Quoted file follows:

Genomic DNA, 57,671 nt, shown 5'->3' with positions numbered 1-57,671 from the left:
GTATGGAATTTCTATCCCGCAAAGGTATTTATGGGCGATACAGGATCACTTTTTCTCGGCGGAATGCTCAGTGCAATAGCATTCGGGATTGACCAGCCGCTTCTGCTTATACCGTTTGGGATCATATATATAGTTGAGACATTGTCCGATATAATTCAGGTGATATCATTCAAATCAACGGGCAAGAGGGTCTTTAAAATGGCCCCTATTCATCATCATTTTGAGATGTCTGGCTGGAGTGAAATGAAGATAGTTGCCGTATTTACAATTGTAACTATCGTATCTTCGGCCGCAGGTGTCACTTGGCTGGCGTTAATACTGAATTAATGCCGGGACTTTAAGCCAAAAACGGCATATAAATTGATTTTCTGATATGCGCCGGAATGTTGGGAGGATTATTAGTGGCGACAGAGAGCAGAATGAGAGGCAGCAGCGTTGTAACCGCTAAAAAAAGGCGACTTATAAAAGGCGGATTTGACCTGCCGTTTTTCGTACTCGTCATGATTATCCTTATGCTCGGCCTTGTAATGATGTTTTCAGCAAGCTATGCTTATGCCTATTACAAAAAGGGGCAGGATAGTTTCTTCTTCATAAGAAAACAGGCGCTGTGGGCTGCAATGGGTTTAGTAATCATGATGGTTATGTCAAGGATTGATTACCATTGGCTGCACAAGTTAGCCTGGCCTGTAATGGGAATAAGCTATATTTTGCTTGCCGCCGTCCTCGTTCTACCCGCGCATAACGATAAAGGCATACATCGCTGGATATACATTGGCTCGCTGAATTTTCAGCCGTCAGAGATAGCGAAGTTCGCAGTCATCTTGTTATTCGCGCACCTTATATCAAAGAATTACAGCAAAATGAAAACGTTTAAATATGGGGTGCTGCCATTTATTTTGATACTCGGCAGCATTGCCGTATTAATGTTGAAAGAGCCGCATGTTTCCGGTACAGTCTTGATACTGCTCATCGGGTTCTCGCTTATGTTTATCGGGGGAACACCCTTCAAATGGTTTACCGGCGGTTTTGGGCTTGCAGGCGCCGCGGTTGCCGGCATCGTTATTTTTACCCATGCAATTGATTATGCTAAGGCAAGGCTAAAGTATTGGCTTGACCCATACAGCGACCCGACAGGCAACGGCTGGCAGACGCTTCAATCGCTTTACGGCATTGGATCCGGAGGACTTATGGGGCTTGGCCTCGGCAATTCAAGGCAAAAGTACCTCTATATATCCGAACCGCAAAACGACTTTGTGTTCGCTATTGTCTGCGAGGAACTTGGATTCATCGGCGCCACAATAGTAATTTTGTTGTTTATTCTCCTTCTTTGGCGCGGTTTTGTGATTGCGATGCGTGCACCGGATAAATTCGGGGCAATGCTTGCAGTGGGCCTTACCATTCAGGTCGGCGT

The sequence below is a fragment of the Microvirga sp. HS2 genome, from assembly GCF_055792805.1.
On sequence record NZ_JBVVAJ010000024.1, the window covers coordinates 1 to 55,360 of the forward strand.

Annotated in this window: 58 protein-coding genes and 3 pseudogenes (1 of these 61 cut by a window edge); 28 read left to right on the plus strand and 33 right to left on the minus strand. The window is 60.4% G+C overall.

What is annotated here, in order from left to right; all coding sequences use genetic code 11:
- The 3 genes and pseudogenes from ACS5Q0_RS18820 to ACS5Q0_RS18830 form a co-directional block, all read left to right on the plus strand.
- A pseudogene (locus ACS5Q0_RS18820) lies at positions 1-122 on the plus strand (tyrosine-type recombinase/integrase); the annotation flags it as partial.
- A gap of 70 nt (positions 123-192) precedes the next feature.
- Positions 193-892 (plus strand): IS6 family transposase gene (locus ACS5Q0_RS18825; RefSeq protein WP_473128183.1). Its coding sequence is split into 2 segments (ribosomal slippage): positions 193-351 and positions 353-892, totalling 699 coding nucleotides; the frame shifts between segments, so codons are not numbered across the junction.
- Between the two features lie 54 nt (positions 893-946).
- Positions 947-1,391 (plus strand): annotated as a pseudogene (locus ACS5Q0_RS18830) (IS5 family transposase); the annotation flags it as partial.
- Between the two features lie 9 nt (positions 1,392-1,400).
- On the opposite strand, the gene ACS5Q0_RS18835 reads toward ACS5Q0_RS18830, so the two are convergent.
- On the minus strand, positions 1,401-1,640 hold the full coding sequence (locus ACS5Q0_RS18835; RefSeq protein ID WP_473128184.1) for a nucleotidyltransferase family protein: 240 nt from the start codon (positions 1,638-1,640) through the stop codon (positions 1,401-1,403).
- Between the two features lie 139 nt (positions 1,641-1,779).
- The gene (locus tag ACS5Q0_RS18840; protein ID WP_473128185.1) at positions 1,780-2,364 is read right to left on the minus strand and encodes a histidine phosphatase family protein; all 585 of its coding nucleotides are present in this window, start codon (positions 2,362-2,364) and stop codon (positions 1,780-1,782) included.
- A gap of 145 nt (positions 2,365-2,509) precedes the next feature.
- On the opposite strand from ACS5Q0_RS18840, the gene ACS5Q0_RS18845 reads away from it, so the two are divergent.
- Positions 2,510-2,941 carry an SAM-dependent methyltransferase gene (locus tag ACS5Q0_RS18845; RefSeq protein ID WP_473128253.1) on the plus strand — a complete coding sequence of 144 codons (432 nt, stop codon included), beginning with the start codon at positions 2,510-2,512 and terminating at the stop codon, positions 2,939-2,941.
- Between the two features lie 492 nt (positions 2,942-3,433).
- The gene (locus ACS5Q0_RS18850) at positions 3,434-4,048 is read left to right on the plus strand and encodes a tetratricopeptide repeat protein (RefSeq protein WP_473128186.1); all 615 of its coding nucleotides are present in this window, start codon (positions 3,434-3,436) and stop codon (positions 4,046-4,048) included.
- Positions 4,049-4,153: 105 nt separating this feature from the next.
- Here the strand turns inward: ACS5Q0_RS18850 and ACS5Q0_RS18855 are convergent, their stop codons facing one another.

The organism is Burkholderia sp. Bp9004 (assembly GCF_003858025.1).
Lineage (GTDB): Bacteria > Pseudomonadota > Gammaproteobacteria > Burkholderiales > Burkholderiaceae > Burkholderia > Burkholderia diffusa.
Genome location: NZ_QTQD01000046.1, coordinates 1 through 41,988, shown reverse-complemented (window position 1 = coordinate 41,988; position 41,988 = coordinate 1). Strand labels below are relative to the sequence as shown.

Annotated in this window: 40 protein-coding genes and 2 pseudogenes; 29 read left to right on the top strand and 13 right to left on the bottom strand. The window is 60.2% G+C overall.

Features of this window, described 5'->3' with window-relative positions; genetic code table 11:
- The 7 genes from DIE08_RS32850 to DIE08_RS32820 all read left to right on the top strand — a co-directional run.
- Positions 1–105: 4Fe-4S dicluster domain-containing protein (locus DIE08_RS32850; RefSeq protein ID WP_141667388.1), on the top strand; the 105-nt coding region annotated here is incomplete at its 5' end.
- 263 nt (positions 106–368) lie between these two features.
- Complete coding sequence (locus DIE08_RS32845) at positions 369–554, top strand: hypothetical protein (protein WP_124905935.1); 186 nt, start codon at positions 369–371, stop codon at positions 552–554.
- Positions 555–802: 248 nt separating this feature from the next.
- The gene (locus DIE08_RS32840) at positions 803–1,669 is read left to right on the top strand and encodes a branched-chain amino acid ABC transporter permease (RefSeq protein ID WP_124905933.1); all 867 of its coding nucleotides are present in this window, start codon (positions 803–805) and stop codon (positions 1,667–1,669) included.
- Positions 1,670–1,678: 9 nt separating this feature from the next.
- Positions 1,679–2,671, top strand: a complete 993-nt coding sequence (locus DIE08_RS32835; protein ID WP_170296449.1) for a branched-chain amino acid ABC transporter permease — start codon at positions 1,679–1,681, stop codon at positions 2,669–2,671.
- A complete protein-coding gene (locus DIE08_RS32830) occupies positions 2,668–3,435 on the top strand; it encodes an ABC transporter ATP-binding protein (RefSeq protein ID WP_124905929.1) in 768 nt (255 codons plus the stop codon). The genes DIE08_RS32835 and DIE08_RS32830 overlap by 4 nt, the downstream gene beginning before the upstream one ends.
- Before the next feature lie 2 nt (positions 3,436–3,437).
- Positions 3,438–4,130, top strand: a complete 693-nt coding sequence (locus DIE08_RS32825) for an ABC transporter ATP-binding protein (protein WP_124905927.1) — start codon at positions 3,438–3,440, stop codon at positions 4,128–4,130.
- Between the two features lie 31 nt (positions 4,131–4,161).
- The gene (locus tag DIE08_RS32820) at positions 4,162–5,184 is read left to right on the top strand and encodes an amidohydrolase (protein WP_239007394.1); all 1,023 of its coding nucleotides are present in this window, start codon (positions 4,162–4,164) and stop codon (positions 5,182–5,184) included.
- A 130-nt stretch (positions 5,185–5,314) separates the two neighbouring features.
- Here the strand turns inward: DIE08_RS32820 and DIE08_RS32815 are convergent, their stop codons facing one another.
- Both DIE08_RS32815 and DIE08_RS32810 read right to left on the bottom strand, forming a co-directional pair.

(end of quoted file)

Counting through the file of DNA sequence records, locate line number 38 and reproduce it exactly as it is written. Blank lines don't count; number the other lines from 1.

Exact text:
- A complete protein-coding gene (locus DIE08_RS32830) occupies positions 2,668–3,435 on the top strand; it encodes an ABC transporter ATP-binding protein (RefSeq protein ID WP_124905929.1) in 768 nt (255 codons plus the stop codon). The genes DIE08_RS32835 and DIE08_RS32830 overlap by 4 nt, the downstream gene beginning before the upstream one ends.